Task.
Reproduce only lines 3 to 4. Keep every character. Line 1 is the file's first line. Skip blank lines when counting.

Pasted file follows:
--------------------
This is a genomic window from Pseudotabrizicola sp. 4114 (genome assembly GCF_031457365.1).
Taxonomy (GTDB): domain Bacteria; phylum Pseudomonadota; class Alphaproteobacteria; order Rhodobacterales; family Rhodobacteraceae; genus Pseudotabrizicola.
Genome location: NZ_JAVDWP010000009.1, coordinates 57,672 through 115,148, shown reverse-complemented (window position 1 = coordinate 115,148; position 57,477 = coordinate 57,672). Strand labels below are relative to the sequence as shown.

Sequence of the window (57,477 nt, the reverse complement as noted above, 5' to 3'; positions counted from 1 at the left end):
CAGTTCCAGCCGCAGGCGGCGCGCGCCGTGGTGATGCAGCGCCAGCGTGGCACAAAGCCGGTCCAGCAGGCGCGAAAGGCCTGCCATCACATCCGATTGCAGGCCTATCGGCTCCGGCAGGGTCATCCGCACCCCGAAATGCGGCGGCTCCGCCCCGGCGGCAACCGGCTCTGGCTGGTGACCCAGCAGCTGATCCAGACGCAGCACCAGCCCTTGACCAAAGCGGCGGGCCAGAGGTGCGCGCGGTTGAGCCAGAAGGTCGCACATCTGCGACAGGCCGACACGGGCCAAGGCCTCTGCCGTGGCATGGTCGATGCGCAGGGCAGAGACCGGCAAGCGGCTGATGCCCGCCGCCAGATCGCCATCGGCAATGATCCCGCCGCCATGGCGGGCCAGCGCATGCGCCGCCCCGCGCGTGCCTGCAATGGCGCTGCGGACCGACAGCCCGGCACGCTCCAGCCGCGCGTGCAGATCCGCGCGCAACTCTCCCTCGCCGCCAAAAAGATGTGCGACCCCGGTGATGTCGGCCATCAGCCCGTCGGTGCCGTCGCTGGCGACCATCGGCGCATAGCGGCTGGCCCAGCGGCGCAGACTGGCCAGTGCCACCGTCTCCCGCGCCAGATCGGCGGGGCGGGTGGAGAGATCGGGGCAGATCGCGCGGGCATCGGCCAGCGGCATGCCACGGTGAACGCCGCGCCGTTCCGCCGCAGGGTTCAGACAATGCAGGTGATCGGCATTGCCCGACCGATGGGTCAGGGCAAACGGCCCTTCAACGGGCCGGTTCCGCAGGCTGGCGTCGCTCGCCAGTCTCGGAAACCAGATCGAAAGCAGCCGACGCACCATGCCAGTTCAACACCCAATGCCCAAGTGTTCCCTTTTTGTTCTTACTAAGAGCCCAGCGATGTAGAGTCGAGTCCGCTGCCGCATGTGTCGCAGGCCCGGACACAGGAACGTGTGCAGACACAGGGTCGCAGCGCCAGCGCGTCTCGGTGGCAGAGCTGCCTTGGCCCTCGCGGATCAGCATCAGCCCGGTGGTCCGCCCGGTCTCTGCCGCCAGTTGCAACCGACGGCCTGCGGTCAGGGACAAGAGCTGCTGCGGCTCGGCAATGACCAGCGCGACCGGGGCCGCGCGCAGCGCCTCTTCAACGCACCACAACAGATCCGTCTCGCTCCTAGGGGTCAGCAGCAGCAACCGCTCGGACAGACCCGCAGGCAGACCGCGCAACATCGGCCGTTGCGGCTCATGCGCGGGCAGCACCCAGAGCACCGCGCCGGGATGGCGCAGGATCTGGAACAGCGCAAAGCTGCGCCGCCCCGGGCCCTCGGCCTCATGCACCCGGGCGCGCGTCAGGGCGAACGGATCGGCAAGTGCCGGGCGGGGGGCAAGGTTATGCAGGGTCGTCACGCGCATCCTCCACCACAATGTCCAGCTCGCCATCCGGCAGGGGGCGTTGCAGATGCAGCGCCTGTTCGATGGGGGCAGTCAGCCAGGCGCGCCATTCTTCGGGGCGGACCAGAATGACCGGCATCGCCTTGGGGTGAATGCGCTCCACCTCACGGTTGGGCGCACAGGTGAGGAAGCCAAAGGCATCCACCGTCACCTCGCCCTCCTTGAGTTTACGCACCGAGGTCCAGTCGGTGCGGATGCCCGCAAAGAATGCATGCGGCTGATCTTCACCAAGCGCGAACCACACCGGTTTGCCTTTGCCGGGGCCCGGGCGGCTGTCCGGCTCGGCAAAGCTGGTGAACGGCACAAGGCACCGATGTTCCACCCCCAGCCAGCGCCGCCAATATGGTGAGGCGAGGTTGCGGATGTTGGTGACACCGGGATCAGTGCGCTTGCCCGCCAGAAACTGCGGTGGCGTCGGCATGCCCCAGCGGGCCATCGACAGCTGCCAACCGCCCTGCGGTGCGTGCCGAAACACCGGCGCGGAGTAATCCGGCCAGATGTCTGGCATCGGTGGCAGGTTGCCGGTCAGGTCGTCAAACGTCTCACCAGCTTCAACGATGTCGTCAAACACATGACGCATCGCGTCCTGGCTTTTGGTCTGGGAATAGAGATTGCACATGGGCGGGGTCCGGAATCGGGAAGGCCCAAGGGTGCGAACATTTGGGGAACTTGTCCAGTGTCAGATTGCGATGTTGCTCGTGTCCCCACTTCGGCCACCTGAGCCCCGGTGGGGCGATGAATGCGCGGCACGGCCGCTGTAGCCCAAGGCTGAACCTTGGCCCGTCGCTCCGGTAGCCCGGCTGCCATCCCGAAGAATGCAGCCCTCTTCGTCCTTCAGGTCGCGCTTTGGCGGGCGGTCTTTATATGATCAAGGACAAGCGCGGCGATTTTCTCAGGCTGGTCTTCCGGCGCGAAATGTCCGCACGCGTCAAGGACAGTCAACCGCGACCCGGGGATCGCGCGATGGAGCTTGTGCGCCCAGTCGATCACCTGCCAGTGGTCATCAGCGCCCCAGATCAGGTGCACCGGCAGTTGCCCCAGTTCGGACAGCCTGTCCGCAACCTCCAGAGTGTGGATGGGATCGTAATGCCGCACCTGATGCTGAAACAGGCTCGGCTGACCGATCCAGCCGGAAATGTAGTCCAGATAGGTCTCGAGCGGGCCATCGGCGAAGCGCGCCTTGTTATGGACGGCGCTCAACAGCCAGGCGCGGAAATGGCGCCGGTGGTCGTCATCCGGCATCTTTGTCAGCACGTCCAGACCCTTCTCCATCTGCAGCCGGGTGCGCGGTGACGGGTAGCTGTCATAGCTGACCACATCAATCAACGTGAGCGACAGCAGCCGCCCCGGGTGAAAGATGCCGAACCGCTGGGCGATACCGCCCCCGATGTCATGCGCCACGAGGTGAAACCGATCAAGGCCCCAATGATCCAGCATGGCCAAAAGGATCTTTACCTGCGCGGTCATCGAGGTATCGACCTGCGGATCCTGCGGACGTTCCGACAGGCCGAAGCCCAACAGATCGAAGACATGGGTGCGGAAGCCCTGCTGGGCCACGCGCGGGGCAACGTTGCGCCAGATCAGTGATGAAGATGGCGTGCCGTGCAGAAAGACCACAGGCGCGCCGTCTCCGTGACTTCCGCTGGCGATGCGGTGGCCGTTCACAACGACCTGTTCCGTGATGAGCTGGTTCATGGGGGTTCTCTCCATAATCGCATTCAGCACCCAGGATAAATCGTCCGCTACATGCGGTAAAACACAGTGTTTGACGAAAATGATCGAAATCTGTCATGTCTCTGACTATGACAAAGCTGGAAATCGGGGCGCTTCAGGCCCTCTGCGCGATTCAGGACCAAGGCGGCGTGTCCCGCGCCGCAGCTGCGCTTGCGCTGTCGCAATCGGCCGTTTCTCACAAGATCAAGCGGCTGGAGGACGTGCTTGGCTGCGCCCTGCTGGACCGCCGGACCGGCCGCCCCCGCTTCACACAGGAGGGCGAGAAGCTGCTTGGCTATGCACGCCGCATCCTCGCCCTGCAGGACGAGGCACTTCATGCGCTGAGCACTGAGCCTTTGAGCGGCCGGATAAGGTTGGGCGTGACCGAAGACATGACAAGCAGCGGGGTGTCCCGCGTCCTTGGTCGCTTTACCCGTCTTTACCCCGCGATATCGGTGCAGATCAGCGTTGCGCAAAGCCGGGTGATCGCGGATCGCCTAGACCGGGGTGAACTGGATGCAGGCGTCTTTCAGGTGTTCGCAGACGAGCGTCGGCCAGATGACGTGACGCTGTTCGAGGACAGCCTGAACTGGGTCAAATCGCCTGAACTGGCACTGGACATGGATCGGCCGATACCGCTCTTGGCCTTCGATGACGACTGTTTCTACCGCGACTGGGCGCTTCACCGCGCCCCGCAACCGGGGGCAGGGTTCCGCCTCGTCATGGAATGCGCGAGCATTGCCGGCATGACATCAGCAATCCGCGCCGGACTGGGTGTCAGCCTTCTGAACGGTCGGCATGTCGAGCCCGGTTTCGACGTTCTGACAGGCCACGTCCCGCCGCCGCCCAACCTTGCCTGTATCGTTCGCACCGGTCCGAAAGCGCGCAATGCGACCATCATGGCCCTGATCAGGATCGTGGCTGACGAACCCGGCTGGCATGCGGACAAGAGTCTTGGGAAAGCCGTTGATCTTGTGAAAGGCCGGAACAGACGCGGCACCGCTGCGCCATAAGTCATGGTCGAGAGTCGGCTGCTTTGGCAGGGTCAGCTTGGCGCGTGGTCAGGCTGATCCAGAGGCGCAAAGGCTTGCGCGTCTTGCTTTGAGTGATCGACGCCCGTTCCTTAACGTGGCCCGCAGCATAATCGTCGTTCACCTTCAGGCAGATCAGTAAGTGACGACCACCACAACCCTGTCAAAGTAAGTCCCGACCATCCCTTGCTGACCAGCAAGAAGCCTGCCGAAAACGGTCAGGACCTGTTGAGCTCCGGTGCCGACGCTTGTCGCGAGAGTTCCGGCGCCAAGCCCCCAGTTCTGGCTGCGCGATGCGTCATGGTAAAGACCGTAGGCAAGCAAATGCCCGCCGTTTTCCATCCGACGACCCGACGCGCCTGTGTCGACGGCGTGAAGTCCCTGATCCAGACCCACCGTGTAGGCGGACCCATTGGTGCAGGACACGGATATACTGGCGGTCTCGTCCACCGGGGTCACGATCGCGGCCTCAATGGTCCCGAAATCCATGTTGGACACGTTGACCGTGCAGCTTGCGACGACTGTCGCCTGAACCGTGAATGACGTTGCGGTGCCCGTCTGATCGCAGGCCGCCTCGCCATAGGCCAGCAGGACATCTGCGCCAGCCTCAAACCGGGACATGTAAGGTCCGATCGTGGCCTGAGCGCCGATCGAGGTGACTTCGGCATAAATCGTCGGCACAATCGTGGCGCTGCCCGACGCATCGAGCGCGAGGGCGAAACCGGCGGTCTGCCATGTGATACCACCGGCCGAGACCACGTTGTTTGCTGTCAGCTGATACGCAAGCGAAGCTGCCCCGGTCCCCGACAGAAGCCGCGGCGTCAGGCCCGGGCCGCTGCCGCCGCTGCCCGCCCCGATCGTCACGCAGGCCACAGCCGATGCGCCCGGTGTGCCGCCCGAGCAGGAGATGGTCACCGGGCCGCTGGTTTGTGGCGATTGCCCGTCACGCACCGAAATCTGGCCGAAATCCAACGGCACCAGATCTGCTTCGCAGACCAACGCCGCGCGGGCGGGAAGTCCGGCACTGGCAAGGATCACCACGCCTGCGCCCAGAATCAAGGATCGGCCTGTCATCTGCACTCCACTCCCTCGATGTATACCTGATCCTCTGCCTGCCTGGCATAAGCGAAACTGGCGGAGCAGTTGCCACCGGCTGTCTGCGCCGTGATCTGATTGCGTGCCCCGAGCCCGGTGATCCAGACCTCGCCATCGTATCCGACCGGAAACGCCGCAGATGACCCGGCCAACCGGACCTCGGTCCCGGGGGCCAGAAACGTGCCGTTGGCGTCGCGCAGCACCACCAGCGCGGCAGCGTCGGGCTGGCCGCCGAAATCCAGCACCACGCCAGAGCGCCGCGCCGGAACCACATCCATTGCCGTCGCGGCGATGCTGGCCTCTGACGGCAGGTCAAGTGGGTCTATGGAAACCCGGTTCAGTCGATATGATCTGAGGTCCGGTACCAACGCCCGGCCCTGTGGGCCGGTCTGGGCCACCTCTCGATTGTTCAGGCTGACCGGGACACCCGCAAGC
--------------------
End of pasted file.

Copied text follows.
Genome location: NZ_JAVDWP010000009.1, coordinates 57,672 through 115,148, shown reverse-complemented (window position 1 = coordinate 115,148; position 57,477 = coordinate 57,672). Strand labels below are relative to the sequence as shown.

Sequence of the window (57,477 nt, the reverse complement as noted above, 5' to 3'; positions counted from 1 at the left end):